Child Support: What You Need to Know
In New York, child support payments are a component of child custody. In most cases, the custodial parent receives direct payments from the noncustodial parent until the child or children reach emancipation. New York has specific requirements for the amount of child support the noncustodial parent must pay, essentially, the child support payments cover the living costs for the child i.e. expenses related to power, water, clothing, and groceries. However, there are additional “add ons” such as medical expenses, summer camp, childcare and extracurricular activities, in addition to basic child support. These expenses are typically shared by the parties on a pro rata basis.
The Basis of Child Support
In New York, child support is determined on both parents’ combined incomes and the number of children. The applicable percentages in New York are: 17% of income for one child, 25% of income for two children, 29% of income for three children, 31% of income for four children, and 35% income for five or more children. Once an amount of child support is established, i.e., $25,000 per year for two children based on a combined parental income of $100,000, then the court apportions each parent’s responsibility based upon the proportion of their income to the entire amount. For example, if the non-custodial parent earned $60,000 per year and the custodial parent earned $40,000 per year, then the non-custodial parent would be required to pay 60% of $25,000, or $15,000 per year. The child support “cap” is currently at $148,000, which means if combined income is more than this amount, the court has discretion to deviate from the above standard. When combined parental income is in excess of $148,000, the court can apply a strict amount in accordance with the calculation, or if the support would be unjust or inappropriate, the court will deviate from the $148,000 cap. The factors for deviation are located in Domestic Relations Law §240(1)(f). A few of these factors are: the financial resources of the custodial and non-custodial parent; the physical and emotional health of the child and his/her special needs and aptitudes; the standard of living the child would have enjoyed had the marriage or household not been dissolved, etc.
Medical Insurance, Expenses and Childcare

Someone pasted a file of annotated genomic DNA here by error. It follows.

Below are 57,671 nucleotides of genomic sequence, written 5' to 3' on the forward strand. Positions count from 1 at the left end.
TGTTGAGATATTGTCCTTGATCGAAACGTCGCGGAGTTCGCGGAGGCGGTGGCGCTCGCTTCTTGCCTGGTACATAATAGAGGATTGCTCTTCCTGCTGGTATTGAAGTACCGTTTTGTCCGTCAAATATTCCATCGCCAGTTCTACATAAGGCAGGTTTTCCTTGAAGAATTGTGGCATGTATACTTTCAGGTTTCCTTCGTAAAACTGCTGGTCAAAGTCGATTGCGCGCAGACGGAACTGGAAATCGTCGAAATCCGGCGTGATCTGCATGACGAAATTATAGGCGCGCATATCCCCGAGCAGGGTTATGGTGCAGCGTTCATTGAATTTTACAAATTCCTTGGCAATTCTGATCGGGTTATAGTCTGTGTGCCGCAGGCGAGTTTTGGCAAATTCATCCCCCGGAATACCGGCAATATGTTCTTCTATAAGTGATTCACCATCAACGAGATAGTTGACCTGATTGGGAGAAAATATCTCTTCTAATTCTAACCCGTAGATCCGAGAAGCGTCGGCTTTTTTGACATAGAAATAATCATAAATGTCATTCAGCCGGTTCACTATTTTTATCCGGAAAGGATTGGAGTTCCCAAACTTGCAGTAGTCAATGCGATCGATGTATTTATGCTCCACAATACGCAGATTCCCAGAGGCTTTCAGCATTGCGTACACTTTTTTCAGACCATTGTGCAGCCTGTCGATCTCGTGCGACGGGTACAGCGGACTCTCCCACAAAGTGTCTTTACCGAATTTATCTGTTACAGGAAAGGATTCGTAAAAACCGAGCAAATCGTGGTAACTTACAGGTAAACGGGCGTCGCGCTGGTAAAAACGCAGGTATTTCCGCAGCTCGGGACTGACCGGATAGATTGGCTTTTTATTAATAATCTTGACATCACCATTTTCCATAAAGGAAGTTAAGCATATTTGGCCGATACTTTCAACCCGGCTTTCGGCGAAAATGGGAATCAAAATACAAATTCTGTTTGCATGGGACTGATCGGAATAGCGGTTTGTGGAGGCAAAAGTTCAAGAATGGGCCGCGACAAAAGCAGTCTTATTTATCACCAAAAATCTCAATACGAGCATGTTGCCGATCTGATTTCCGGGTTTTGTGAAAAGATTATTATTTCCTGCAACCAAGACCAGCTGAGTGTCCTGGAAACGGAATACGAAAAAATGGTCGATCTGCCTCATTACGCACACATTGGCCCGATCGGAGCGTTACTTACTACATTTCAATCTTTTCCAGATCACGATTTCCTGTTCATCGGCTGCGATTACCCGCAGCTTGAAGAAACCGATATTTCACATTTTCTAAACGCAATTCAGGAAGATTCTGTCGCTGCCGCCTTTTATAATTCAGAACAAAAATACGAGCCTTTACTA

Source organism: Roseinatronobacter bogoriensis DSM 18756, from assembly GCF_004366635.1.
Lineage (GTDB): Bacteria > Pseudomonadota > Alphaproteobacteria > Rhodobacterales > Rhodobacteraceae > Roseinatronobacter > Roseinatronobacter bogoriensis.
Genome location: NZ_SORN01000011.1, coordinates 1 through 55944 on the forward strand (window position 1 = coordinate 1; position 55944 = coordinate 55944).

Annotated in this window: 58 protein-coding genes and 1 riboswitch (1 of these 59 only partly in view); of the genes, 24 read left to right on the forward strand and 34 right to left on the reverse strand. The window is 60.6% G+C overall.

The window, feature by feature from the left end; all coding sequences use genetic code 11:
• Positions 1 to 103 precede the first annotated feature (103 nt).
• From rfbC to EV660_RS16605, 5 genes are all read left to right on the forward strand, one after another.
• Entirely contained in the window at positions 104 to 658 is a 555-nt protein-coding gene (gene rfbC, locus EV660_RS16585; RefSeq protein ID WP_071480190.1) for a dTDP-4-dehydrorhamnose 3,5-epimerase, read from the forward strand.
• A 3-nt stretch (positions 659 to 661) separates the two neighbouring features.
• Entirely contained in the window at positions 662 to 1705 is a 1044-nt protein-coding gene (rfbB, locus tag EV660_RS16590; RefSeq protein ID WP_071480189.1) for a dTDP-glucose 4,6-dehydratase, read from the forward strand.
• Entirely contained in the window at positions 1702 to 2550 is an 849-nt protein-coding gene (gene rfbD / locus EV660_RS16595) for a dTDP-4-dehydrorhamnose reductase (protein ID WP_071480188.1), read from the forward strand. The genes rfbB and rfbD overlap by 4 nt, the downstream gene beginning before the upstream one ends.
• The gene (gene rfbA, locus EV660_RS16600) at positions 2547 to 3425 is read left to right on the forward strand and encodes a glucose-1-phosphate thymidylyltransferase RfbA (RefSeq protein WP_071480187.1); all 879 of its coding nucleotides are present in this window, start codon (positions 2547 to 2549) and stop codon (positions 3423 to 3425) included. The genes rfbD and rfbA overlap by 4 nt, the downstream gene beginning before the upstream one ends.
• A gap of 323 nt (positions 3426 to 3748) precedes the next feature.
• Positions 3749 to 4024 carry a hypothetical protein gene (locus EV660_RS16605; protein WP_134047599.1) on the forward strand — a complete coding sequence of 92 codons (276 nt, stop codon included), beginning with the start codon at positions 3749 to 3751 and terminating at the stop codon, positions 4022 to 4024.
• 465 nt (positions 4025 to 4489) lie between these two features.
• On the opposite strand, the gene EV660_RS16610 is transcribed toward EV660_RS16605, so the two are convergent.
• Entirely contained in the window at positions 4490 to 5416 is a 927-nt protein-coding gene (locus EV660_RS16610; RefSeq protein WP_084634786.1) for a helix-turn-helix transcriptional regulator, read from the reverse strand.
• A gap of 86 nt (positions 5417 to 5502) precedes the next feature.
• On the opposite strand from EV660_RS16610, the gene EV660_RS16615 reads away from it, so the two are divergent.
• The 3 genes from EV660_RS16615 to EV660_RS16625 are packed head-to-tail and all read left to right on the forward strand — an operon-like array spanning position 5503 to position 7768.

In a divorce case, all requirements for health insurance and any special medical needs are listed in the agreement separately from child support payments. The noncustodial parent won’t receive a deduction in their child support payments by paying for coverage for the child or by paying the cost of consistently required medical costs. Instead, they are “added on” to the basic child support payments. The standard calculation to determine “add ons” such as medical and child care is “pro rata” in proportion to the parties’ income.
Increases & Decreases in Child Support Payments
Either parent has the legal right to petition the court for an increase or decrease in child support payments. This is typically known as an upward or downward modification. There are three elements a parent needs to show: first, a substantial change in circumstances; second, three years have passed since the order was issued; and third, a 15% increase or decrease in either parent’s income since the original order was issued. Moreover, if a parent is getting paid through support collections and there is a change in the cost of living index, the parent will receive notice that he or she is entitled to a cost of living increase. The parent then has the choice to accept or object to the increase. When objections are heard, a de novo review of the parties’ incomes and financial circumstances is triggered. This does not automatically result in an increase in support, even where the payor spouse has increased income. In Murray v. Murray, 164 A.D.3d 1451 (2d Dept. 2018), a case in which Ms. Greenberg represented the payor spouse, the payee spouse actually received a reduction in support when the court looked at the totality of the circumstances, including the fact that the payee spouse’s income doubled and the payor spouse had additional responsibilities.
Failure to Pay Child Support Payments
The custodial parent has the legal right to report the noncustodial parent if they don’t pay child support. This is what is known as an enforcement petition. If a non-custodial parent is behind on payments, there are certain punishments the payor can face. One punishment is when the payor has an income deduction on their salary. This means that on each pay period that the payor gets paid, an amount is withdrawn and paid towards the child support obligation. A second punishment is suspension of the payor’s license. Lastly, the payor can face jail time for lack of payment.
For those in need of legal assistance regarding a child custody or other family law case, contact our Garden City family lawyers to determine your available options.